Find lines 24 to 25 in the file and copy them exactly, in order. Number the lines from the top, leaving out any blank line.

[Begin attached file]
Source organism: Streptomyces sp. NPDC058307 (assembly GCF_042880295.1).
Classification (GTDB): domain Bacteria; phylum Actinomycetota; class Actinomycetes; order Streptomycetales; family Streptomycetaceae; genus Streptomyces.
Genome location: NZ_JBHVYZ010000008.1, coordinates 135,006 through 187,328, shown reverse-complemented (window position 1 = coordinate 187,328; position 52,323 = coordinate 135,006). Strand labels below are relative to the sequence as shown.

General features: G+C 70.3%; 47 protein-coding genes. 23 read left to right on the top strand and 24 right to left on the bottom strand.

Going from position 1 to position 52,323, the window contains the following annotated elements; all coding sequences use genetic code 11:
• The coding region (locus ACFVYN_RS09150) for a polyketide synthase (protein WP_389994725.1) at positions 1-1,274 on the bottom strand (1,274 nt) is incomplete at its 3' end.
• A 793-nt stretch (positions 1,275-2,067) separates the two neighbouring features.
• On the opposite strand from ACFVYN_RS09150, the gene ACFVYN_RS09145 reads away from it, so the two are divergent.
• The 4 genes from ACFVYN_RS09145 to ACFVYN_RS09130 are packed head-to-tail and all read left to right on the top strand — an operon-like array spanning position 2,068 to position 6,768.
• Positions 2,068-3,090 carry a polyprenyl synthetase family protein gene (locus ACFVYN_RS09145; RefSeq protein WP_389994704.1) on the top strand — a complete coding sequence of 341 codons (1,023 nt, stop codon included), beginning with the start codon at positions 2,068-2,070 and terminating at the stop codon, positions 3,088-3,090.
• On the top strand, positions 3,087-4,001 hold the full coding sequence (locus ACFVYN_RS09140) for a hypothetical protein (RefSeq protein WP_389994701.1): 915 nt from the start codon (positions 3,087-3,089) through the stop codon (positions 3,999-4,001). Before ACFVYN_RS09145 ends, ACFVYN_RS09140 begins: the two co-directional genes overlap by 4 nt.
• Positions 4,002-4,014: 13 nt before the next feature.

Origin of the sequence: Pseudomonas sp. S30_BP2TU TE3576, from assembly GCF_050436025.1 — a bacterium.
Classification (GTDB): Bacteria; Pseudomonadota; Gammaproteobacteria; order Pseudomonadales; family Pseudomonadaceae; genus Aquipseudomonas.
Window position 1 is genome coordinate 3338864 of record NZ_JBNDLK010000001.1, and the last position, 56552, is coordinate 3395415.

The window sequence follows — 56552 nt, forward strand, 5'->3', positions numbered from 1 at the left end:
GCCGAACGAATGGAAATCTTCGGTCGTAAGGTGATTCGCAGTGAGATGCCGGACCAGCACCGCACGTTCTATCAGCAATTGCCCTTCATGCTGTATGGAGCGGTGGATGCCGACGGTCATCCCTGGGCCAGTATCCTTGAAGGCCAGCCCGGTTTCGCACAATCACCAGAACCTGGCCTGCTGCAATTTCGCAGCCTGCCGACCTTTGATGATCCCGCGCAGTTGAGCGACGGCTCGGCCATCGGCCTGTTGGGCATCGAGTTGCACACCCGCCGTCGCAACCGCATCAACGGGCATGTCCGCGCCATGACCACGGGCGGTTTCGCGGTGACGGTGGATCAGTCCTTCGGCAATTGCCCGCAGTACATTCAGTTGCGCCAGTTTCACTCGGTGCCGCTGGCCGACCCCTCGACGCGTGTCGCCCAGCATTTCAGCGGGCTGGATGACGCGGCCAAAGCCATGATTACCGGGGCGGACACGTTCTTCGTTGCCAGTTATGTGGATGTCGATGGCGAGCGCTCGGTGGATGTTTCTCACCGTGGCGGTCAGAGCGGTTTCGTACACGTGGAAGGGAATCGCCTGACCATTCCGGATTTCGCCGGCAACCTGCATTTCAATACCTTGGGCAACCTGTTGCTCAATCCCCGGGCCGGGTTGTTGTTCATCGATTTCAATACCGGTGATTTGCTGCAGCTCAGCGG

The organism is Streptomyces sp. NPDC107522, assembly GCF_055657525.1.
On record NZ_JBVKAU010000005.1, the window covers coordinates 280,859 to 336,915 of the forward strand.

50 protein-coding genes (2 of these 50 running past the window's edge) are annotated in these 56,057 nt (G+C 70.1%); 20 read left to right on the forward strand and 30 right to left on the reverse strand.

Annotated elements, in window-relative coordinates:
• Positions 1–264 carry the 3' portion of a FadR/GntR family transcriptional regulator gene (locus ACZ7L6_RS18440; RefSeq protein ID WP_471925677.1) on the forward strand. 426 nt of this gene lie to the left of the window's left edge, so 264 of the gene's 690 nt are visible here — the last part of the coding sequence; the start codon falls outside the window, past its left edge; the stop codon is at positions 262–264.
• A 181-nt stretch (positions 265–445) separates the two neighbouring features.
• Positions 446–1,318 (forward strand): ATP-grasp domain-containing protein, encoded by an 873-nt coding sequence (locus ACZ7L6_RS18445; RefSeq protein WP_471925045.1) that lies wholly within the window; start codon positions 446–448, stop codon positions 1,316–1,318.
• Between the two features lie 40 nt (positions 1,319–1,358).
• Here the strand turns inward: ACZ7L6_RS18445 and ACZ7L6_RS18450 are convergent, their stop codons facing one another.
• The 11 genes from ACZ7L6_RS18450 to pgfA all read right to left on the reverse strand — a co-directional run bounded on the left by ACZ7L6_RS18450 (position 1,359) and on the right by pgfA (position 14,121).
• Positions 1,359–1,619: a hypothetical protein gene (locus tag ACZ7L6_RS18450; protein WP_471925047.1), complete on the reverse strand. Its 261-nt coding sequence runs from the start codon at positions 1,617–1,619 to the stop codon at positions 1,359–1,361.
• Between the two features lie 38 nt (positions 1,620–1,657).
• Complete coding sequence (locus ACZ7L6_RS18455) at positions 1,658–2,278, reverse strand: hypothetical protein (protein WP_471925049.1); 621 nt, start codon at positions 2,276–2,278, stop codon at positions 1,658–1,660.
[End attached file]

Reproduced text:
• Positions 446–1,318 (forward strand): ATP-grasp domain-containing protein, encoded by an 873-nt coding sequence (locus ACZ7L6_RS18445; RefSeq protein WP_471925045.1) that lies wholly within the window; start codon positions 446–448, stop codon positions 1,316–1,318.
• Between the two features lie 40 nt (positions 1,319–1,358).